Good morning and welcome to the Subcommittee on Oversight’s hearing on the Internal Revenue Service’s operation and budget.
This filing season, million of taxpayers across America have struggled to meet their tax filing obligations. Doing so has become harder over time, as the tax code grows in complexity, forcing taxpayers to spend over 6 billion hours and $160 billion every single year to comply with its filing requirements. At the IRS, hardworking public servants also bear the weight of America’s outdated tax code.
Despite these challenges, and another late start to the filing season, the IRS appears to have carried out the 2014 tax-filing season with success. Initial reports suggest the 2014 filing season was free of the problems that have marred previous filing seasons. As of early April, the Service processed over 98 million returns, issued 80 million refunds, and responded to nearly 40 million calls with lower wait times. All of these are improvements over last year.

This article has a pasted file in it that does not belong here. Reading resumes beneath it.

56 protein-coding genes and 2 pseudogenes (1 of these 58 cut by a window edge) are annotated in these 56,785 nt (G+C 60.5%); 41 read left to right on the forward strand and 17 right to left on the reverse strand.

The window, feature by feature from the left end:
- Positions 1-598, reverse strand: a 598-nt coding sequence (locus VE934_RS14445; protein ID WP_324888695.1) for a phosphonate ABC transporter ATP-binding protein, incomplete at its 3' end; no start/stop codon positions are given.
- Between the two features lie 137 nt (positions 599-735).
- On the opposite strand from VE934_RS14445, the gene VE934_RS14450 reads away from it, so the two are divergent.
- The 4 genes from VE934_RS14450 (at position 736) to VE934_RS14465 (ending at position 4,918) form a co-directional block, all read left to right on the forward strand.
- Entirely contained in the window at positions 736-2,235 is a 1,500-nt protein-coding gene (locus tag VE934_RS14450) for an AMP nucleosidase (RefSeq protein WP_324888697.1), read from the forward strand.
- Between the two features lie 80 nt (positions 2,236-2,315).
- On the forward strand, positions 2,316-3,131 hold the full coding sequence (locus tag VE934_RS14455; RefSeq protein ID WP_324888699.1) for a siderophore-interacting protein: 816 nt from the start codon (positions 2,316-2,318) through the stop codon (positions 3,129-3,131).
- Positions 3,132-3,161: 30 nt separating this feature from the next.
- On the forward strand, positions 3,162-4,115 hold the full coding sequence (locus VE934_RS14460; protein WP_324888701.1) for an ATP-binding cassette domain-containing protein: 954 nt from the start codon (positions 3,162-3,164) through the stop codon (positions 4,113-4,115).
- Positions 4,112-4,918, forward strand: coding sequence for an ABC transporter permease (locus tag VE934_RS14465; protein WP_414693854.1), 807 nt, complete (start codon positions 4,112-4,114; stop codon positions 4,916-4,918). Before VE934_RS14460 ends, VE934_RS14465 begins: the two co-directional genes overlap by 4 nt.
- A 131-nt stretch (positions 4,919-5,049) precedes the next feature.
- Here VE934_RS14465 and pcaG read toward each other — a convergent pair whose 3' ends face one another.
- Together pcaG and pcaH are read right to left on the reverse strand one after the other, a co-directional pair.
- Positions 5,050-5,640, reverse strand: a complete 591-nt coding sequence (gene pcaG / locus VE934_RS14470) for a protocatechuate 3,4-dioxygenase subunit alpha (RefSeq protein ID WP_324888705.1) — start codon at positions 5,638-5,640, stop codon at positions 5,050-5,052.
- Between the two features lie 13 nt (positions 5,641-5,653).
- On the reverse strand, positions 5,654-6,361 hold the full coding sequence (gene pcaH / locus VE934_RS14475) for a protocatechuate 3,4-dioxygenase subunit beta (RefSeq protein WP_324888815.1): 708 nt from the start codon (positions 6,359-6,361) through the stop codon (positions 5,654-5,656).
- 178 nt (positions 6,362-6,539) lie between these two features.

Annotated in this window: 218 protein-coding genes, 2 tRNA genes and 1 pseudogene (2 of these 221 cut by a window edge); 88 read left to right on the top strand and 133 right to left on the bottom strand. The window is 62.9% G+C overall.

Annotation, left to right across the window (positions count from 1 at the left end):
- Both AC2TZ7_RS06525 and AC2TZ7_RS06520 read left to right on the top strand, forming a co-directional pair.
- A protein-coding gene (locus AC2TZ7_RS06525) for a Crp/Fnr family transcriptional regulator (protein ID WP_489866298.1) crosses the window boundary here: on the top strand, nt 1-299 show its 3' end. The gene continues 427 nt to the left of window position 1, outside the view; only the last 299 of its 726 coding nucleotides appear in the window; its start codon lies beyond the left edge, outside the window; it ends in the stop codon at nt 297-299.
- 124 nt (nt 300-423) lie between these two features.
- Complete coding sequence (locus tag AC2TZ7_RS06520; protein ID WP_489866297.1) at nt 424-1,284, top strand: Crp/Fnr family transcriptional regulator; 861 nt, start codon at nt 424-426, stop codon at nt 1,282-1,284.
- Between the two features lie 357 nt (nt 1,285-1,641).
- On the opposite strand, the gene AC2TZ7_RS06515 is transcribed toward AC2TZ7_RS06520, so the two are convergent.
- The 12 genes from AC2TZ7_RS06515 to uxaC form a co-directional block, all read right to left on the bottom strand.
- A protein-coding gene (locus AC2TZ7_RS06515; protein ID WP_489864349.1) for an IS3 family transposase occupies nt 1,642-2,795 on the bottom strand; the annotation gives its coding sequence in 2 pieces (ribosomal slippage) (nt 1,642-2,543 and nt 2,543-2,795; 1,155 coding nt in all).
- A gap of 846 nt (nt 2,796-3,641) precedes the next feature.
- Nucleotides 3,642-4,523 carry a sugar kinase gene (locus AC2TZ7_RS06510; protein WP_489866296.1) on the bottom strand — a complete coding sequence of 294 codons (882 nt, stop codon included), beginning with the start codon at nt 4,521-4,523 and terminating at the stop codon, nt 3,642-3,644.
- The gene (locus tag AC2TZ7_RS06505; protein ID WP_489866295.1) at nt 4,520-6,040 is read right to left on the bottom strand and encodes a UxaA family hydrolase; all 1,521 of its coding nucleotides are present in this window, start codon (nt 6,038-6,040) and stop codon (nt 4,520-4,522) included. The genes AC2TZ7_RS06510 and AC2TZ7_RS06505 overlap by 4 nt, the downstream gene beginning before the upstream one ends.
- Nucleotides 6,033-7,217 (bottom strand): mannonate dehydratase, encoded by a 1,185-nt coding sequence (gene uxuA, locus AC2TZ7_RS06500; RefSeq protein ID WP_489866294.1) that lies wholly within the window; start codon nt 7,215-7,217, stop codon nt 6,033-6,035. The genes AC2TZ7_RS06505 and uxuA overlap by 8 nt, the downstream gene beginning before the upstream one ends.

The Members of the Subcommittee and I congratulate Commissioner Koskinen and the thousands of dedicated career IRS employees on a successful filing season. We thank them for their hard work under difficult circumstances. In IRS offices across the country, public servants work hard to administer the nation’s tax laws fairly and accurately. This is not an easy task, and we thank them for their service.
However, these successes have occurred against the backdrop of the ongoing investigation into the agency’s targeting of conservative groups applying for tax-exempt status. As the agency works to recover from the scandal, these kinds of successes will help the agency regain the trust of the American people. It will be a long road, and how the IRS responds to the ongoing investigation will affect the pace of the recovery for better or worse.